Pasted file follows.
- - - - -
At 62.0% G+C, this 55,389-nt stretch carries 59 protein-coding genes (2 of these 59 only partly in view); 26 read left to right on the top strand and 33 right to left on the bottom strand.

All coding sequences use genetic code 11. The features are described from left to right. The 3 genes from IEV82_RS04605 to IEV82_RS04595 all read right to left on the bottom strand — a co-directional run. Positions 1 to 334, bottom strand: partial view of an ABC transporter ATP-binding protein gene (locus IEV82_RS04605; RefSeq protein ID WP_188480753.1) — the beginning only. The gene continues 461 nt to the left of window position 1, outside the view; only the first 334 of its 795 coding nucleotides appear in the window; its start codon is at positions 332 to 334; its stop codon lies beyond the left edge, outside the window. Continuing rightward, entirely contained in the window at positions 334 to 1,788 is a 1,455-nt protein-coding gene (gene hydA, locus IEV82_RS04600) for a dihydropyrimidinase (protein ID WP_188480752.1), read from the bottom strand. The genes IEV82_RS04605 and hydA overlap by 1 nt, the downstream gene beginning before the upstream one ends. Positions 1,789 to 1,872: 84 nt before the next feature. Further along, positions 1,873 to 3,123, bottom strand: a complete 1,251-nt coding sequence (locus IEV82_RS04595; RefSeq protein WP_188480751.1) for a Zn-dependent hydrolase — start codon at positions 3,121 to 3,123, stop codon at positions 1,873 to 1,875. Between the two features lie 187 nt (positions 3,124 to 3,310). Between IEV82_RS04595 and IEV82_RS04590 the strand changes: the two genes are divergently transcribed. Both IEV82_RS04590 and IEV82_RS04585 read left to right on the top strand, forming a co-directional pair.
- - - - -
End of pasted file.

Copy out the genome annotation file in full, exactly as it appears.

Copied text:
At 62.0% G+C, this 55,389-nt stretch carries 59 protein-coding genes (2 of these 59 only partly in view); 26 read left to right on the top strand and 33 right to left on the bottom strand.

All coding sequences use genetic code 11. The features are described from left to right. The 3 genes from IEV82_RS04605 to IEV82_RS04595 all read right to left on the bottom strand — a co-directional run. Positions 1 to 334, bottom strand: partial view of an ABC transporter ATP-binding protein gene (locus IEV82_RS04605; RefSeq protein ID WP_188480753.1) — the beginning only. The gene continues 461 nt to the left of window position 1, outside the view; only the first 334 of its 795 coding nucleotides appear in the window; its start codon is at positions 332 to 334; its stop codon lies beyond the left edge, outside the window. Continuing rightward, entirely contained in the window at positions 334 to 1,788 is a 1,455-nt protein-coding gene (gene hydA, locus IEV82_RS04600) for a dihydropyrimidinase (protein ID WP_188480752.1), read from the bottom strand. The genes IEV82_RS04605 and hydA overlap by 1 nt, the downstream gene beginning before the upstream one ends. Positions 1,789 to 1,872: 84 nt before the next feature. Further along, positions 1,873 to 3,123, bottom strand: a complete 1,251-nt coding sequence (locus IEV82_RS04595; RefSeq protein WP_188480751.1) for a Zn-dependent hydrolase — start codon at positions 3,121 to 3,123, stop codon at positions 1,873 to 1,875. Between the two features lie 187 nt (positions 3,124 to 3,310). Between IEV82_RS04595 and IEV82_RS04590 the strand changes: the two genes are divergently transcribed. Both IEV82_RS04590 and IEV82_RS04585 read left to right on the top strand, forming a co-directional pair.